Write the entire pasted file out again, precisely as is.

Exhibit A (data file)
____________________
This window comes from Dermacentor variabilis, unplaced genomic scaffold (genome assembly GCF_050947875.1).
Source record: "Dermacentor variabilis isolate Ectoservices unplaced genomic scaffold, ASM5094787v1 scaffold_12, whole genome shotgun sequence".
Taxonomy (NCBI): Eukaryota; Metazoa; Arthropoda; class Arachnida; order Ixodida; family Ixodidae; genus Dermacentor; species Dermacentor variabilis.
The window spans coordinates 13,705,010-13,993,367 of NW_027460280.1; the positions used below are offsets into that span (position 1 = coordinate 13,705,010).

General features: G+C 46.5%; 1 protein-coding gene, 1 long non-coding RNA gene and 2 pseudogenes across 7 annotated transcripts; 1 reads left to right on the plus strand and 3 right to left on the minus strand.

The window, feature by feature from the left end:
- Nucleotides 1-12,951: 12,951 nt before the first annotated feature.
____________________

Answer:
This window comes from Dermacentor variabilis, unplaced genomic scaffold (genome assembly GCF_050947875.1).
Source record: "Dermacentor variabilis isolate Ectoservices unplaced genomic scaffold, ASM5094787v1 scaffold_12, whole genome shotgun sequence".
Taxonomy (NCBI): Eukaryota; Metazoa; Arthropoda; class Arachnida; order Ixodida; family Ixodidae; genus Dermacentor; species Dermacentor variabilis.
The window spans coordinates 13,705,010-13,993,367 of NW_027460280.1; the positions used below are offsets into that span (position 1 = coordinate 13,705,010).

General features: G+C 46.5%; 1 protein-coding gene, 1 long non-coding RNA gene and 2 pseudogenes across 7 annotated transcripts; 1 reads left to right on the plus strand and 3 right to left on the minus strand.

The window, feature by feature from the left end:
- Nucleotides 1-12,951: 12,951 nt before the first annotated feature.